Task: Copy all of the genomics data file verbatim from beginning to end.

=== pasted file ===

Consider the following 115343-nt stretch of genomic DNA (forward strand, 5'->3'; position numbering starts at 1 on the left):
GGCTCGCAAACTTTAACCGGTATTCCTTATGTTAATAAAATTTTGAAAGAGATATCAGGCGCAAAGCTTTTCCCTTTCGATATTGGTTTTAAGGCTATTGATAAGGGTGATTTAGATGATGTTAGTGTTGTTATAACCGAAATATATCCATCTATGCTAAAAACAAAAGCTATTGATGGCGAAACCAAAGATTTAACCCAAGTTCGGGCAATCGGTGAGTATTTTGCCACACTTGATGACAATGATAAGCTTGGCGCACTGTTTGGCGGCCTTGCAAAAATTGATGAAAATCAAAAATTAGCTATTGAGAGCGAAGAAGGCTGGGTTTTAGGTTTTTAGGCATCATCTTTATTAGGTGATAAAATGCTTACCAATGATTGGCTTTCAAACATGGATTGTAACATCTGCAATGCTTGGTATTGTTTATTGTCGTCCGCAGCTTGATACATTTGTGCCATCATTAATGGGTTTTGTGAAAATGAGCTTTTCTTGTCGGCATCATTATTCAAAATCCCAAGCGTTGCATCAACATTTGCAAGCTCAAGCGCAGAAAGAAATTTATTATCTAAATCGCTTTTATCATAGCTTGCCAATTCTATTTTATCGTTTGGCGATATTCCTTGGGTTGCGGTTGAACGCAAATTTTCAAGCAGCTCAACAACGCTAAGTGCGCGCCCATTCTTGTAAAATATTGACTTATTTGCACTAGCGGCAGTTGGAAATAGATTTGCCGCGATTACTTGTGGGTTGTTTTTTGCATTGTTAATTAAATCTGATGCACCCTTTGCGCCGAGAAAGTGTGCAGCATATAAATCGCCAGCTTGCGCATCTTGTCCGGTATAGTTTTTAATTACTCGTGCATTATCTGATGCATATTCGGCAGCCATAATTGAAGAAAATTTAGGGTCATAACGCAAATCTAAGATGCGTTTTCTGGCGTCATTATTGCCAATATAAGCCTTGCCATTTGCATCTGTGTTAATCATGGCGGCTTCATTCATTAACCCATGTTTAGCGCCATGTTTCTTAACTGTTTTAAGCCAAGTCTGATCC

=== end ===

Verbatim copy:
Consider the following 115343-nt stretch of genomic DNA (forward strand, 5'->3'; position numbering starts at 1 on the left):
GGCTCGCAAACTTTAACCGGTATTCCTTATGTTAATAAAATTTTGAAAGAGATATCAGGCGCAAAGCTTTTCCCTTTCGATATTGGTTTTAAGGCTATTGATAAGGGTGATTTAGATGATGTTAGTGTTGTTATAACCGAAATATATCCATCTATGCTAAAAACAAAAGCTATTGATGGCGAAACCAAAGATTTAACCCAAGTTCGGGCAATCGGTGAGTATTTTGCCACACTTGATGACAATGATAAGCTTGGCGCACTGTTTGGCGGCCTTGCAAAAATTGATGAAAATCAAAAATTAGCTATTGAGAGCGAAGAAGGCTGGGTTTTAGGTTTTTAGGCATCATCTTTATTAGGTGATAAAATGCTTACCAATGATTGGCTTTCAAACATGGATTGTAACATCTGCAATGCTTGGTATTGTTTATTGTCGTCCGCAGCTTGATACATTTGTGCCATCATTAATGGGTTTTGTGAAAATGAGCTTTTCTTGTCGGCATCATTATTCAAAATCCCAAGCGTTGCATCAACATTTGCAAGCTCAAGCGCAGAAAGAAATTTATTATCTAAATCGCTTTTATCATAGCTTGCCAATTCTATTTTATCGTTTGGCGATATTCCTTGGGTTGCGGTTGAACGCAAATTTTCAAGCAGCTCAACAACGCTAAGTGCGCGCCCATTCTTGTAAAATATTGACTTATTTGCACTAGCGGCAGTTGGAAATAGATTTGCCGCGATTACTTGTGGGTTGTTTTTTGCATTGTTAATTAAATCTGATGCACCCTTTGCGCCGAGAAAGTGTGCAGCATATAAATCGCCAGCTTGCGCATCTTGTCCGGTATAGTTTTTAATTACTCGTGCATTATCTGATGCATATTCGGCAGCCATAATTGAAGAAAATTTAGGGTCATAACGCAAATCTAAGATGCGTTTTCTGGCGTCATTATTGCCAATATAAGCCTTGCCATTTGCATCTGTGTTAATCATGGCGGCTTCATTCATTAACCCATGTTTAGCGCCATGTTTCTTAACTGTTTTAAGCCAAGTCTGATCC